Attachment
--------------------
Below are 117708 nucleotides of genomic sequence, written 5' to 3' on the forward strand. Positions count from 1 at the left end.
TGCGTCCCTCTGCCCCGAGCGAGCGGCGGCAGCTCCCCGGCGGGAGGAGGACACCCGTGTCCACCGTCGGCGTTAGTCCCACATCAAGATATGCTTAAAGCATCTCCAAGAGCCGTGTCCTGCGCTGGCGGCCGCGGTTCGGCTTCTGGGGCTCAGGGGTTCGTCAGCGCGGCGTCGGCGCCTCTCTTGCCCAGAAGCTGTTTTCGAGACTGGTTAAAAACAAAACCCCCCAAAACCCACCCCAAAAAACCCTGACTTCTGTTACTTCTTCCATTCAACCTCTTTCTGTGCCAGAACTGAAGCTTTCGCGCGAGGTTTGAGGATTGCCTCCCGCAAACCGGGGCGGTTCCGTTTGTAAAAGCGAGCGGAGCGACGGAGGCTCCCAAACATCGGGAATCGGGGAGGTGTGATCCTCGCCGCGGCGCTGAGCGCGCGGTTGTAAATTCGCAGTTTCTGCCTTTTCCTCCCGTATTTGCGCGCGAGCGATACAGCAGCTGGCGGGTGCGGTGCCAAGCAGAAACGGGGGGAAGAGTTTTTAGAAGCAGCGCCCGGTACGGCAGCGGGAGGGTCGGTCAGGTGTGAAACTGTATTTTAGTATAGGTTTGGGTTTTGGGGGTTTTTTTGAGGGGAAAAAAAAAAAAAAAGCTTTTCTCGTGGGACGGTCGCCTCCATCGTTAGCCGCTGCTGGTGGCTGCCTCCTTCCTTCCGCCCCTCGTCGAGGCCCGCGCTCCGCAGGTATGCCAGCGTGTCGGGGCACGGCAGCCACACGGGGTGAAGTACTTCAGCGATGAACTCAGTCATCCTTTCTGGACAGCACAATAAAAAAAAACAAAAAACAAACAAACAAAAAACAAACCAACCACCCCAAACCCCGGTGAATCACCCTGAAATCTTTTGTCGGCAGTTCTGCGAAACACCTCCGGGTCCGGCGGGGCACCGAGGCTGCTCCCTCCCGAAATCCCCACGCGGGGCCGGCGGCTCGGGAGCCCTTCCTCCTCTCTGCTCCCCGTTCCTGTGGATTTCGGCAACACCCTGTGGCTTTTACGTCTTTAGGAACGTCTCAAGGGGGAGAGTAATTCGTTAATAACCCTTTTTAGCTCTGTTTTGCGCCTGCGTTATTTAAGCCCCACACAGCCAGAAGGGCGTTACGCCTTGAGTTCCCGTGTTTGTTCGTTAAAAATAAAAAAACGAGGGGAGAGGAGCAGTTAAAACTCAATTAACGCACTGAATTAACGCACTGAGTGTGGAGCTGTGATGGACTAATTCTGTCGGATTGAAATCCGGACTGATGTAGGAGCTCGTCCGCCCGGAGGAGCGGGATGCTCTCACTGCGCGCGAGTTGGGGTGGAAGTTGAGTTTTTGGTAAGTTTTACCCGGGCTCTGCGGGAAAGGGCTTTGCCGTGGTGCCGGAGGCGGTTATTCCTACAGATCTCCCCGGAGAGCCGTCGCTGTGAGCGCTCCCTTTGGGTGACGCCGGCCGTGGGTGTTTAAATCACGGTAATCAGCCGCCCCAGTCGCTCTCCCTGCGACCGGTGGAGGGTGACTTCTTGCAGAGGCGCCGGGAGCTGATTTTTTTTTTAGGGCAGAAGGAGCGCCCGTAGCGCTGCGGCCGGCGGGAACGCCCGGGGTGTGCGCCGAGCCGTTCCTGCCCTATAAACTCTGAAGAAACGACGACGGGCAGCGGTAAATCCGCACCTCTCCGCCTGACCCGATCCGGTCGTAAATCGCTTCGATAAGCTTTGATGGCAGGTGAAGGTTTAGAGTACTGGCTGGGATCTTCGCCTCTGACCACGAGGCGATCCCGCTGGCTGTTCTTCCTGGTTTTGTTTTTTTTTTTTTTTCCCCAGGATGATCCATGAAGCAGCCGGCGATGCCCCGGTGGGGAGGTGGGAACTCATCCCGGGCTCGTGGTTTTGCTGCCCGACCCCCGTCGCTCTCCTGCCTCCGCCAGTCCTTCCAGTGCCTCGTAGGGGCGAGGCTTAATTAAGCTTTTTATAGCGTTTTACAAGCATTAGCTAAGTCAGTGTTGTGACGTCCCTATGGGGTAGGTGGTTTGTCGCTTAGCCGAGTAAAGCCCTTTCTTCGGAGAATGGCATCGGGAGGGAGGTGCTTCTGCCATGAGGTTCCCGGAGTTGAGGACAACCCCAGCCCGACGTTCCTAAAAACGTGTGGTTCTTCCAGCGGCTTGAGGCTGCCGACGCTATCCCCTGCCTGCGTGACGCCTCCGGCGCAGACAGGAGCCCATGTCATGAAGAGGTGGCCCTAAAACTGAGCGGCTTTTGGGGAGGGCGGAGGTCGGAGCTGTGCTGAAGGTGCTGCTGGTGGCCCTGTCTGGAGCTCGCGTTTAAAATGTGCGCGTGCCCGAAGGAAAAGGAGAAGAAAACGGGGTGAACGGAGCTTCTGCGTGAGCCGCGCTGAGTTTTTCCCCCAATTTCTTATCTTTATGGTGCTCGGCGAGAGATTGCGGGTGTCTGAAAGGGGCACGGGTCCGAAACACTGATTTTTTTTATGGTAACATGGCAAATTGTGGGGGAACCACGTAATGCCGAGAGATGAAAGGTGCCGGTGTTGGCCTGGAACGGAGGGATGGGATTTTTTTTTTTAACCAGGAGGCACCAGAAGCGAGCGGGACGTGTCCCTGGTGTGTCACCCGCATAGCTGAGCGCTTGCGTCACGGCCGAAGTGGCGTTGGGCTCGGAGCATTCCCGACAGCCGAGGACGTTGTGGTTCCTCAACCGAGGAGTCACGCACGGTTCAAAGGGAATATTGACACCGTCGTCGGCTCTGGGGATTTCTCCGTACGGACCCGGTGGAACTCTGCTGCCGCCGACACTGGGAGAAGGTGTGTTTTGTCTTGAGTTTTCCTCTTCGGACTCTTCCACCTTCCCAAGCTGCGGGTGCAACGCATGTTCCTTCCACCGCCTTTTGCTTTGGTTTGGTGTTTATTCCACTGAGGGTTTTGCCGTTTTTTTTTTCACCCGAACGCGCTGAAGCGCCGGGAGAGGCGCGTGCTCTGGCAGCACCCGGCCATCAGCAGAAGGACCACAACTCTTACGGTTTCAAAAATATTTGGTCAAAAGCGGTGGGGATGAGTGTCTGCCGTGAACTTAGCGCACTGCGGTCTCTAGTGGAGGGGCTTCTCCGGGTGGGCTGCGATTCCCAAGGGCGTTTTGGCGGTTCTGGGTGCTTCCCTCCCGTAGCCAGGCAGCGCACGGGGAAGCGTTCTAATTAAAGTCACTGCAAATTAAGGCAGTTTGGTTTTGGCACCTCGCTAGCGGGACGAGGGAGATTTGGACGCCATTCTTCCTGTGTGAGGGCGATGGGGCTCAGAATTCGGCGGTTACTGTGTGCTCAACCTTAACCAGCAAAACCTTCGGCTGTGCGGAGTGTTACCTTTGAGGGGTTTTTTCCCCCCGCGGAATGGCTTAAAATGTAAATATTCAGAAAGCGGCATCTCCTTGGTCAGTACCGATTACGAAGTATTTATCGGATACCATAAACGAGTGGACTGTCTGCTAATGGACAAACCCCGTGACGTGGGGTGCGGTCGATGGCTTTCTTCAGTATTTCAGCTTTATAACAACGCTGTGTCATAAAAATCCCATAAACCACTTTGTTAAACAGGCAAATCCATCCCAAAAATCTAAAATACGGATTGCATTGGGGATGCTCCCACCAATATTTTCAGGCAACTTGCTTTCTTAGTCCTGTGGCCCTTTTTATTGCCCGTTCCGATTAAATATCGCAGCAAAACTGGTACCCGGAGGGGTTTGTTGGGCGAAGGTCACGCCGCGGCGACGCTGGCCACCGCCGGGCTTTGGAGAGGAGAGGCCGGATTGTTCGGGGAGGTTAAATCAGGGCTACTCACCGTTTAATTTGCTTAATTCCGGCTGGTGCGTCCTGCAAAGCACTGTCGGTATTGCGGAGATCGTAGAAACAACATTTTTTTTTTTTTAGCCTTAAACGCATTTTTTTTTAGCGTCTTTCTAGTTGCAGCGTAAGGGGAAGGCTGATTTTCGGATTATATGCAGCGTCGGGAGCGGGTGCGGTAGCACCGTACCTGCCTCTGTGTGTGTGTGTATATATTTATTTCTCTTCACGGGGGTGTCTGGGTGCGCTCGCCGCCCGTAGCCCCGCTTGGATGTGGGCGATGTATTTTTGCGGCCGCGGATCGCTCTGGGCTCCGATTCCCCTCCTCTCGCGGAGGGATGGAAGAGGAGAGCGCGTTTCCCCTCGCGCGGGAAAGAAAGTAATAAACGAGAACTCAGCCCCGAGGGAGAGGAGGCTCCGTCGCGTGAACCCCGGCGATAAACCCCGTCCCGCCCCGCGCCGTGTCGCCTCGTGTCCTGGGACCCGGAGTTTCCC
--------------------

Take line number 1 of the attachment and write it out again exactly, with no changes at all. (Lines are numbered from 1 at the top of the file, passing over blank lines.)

Below are 117708 nucleotides of genomic sequence, written 5' to 3' on the forward strand. Positions count from 1 at the left end.